The Baptism Of Jesus According To The Gospel Of Mark -- By: James R. Edwards

Journal: Journal of the Evangelical Theological Society
Volume: JETS 34:1 (Mar 1991)
Article: The Baptism Of Jesus According To The Gospel Of Mark
Author: James R. Edwards

The Baptism Of Jesus
According To The Gospel Of Mark

James R. Edwards*

In a mere fifty-three words in Greek, Mark relates the story of Jesus’ baptism (Mark 1:9–11). The brevity of the story, however, is disproportionate to its significance for Markan Christology, for beneath this terse account lies a wealth of OT and intertestamental imagery, drawn upon to indicate that in Jesus the inbreaking of the eschatological kingdom has arrived. The baptism functions as the cornerstone of Mark’s Christological understanding—a stone that is not undressed, as we shall see.

Mark introduces Jesus abruptly in v. 9. Kai egeneto1 provides a transition into the story; “Nazareth of Galilee” gives Jesus a history and setting; “in those days” anchors the event to the period of John the Baptist’s ministry (summarized in vv. 4–8). According to Mark, the first event of Jesus’ public ministry was not something he did but something that happened to him—namely, his baptism by John,2 which prefaced his public ministry.

The significance of the baptism is signaled by the events surrounding it. Mark switches from the aorist tense (v. 9) to a present active participle (anabainōn, v. 10) to draw his readers into the impending drama. Coming up from the water Jesus experienced three things that in Jewish tradition signified the inauguration of God’s eschatological kingdom: The heavens were opened above him, the Spirit descended on him, and the heavenly voice spoke to him. These three events—rending of heaven, descent of the Spirit, voice of God—indicate the inauguration of God’s eschatological kingdom. Their concurrence at the baptism indicates that Jesus is the inaugurator of that kingdom.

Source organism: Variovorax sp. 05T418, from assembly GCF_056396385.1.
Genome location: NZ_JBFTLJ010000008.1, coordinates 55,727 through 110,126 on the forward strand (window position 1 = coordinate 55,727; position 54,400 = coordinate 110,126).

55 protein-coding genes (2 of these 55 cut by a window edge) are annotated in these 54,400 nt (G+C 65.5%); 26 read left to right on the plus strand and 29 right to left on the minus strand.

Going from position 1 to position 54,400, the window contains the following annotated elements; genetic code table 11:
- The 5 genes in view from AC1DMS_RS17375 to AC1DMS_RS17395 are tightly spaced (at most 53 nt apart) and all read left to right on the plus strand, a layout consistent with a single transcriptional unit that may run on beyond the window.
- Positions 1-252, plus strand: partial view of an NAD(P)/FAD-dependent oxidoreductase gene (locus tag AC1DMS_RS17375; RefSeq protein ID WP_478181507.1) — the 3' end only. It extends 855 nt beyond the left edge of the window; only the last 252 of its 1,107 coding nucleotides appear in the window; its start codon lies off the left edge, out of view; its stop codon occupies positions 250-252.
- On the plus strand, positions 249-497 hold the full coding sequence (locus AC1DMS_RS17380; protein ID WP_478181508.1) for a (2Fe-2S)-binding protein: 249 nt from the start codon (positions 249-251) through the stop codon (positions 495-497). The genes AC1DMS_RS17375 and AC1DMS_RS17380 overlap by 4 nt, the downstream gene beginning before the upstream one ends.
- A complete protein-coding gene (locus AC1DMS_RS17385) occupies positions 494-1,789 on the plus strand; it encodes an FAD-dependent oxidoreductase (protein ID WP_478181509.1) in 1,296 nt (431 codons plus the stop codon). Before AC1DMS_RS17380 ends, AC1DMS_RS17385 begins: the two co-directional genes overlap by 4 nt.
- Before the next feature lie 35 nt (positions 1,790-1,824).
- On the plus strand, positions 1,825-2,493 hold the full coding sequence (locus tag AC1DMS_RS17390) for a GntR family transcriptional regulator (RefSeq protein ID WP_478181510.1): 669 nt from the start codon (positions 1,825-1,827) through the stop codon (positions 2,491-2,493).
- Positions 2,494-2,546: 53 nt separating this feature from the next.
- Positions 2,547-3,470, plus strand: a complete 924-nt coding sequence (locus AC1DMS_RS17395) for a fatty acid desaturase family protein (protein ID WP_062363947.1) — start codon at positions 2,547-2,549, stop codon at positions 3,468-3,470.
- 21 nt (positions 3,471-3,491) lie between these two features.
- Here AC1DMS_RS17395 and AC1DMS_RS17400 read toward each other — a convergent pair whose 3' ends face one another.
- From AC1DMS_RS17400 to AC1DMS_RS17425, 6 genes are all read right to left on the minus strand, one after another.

Two passages in the Testaments of the Twelve Patriarchs witness to the eschatological hope echoed in the baptism. Referring to the messianic priest (18:2), T. Levi says:

* James Edwards is professor of religion at Jamestown College in North Dakota.

The heavens will be opened,
and from the temple of glory sanctification will come upon him,
with a fatherly voice, as from Abraham to Isaac.
And the glory of the Most High shall burst forth upon him.
And the spirit of understanding and sanctification
shall rest upo...

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